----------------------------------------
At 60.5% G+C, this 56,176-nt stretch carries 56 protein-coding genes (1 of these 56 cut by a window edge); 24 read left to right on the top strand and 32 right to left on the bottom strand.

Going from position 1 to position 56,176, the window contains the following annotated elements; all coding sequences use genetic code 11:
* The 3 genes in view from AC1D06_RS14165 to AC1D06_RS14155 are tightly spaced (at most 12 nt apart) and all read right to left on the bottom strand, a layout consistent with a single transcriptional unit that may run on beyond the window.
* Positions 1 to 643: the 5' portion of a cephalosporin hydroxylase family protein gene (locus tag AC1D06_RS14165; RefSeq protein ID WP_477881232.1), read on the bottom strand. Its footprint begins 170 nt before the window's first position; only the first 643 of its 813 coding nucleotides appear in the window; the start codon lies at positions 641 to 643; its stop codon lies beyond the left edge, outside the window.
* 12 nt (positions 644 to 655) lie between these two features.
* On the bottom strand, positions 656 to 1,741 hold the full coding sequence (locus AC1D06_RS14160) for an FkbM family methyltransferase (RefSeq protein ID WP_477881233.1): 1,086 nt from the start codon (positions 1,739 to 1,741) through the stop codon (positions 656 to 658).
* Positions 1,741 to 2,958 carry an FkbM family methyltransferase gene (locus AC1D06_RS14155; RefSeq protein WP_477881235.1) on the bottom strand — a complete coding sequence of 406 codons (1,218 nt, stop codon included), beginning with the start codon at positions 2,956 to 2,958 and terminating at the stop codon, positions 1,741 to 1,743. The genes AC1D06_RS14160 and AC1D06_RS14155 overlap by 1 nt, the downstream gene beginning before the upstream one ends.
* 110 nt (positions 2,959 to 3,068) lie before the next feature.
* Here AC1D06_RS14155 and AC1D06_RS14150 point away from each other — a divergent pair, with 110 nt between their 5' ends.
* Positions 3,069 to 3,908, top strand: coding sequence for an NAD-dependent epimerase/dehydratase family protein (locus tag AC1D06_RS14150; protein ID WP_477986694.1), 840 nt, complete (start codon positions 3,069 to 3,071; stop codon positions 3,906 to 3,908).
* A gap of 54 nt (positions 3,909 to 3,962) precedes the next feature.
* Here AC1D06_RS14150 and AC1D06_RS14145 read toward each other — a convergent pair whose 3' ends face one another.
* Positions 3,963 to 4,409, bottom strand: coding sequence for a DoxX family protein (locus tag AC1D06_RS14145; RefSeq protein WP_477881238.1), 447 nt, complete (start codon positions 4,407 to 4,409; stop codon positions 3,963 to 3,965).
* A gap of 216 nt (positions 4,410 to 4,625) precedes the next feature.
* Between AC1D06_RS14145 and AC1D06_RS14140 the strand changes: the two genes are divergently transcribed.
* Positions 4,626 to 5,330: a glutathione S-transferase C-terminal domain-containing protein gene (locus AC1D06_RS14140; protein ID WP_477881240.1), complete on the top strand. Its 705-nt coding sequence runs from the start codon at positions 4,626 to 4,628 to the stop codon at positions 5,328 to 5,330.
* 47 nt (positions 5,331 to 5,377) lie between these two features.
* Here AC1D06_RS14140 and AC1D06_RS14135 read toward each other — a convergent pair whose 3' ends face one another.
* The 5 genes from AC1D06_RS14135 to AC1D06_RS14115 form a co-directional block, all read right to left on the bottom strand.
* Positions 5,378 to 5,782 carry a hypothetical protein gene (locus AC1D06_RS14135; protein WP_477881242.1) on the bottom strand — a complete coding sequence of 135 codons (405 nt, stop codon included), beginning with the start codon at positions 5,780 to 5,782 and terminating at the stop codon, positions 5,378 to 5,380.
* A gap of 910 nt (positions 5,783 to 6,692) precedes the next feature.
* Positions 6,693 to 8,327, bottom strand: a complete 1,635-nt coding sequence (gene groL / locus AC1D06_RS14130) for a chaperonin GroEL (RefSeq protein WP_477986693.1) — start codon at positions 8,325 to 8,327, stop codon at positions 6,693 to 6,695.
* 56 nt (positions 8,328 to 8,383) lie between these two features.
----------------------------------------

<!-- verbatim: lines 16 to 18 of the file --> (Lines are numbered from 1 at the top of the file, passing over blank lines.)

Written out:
* Positions 4,626 to 5,330: a glutathione S-transferase C-terminal domain-containing protein gene (locus AC1D06_RS14140; protein ID WP_477881240.1), complete on the top strand. Its 705-nt coding sequence runs from the start codon at positions 4,626 to 4,628 to the stop codon at positions 5,328 to 5,330.
* 47 nt (positions 5,331 to 5,377) lie between these two features.
* Here AC1D06_RS14140 and AC1D06_RS14135 read toward each other — a convergent pair whose 3' ends face one another.